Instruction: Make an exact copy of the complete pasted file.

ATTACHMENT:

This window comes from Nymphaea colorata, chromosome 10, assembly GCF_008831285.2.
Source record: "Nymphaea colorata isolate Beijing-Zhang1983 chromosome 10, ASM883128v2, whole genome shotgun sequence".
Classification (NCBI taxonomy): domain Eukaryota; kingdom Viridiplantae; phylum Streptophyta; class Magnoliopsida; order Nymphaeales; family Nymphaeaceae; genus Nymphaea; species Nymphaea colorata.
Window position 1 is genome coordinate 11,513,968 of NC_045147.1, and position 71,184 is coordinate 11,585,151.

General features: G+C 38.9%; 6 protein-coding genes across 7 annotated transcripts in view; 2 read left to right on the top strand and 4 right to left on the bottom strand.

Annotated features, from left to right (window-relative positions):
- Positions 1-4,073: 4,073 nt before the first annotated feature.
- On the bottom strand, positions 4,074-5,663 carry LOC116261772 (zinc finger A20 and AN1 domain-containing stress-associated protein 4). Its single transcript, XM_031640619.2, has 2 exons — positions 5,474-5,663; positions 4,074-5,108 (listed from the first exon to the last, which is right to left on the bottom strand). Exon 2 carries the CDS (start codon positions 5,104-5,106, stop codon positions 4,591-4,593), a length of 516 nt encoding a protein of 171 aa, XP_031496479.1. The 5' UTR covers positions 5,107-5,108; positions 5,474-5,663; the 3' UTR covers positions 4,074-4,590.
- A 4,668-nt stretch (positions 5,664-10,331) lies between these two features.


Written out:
This window comes from Nymphaea colorata, chromosome 10, assembly GCF_008831285.2.
Source record: "Nymphaea colorata isolate Beijing-Zhang1983 chromosome 10, ASM883128v2, whole genome shotgun sequence".
Classification (NCBI taxonomy): domain Eukaryota; kingdom Viridiplantae; phylum Streptophyta; class Magnoliopsida; order Nymphaeales; family Nymphaeaceae; genus Nymphaea; species Nymphaea colorata.
Window position 1 is genome coordinate 11,513,968 of NC_045147.1, and position 71,184 is coordinate 11,585,151.

General features: G+C 38.9%; 6 protein-coding genes across 7 annotated transcripts in view; 2 read left to right on the top strand and 4 right to left on the bottom strand.

Annotated features, from left to right (window-relative positions):
- Positions 1-4,073: 4,073 nt before the first annotated feature.
- On the bottom strand, positions 4,074-5,663 carry LOC116261772 (zinc finger A20 and AN1 domain-containing stress-associated protein 4). Its single transcript, XM_031640619.2, has 2 exons — positions 5,474-5,663; positions 4,074-5,108 (listed from the first exon to the last, which is right to left on the bottom strand). Exon 2 carries the CDS (start codon positions 5,104-5,106, stop codon positions 4,591-4,593), a length of 516 nt encoding a protein of 171 aa, XP_031496479.1. The 5' UTR covers positions 5,107-5,108; positions 5,474-5,663; the 3' UTR covers positions 4,074-4,590.
- A 4,668-nt stretch (positions 5,664-10,331) lies between these two features.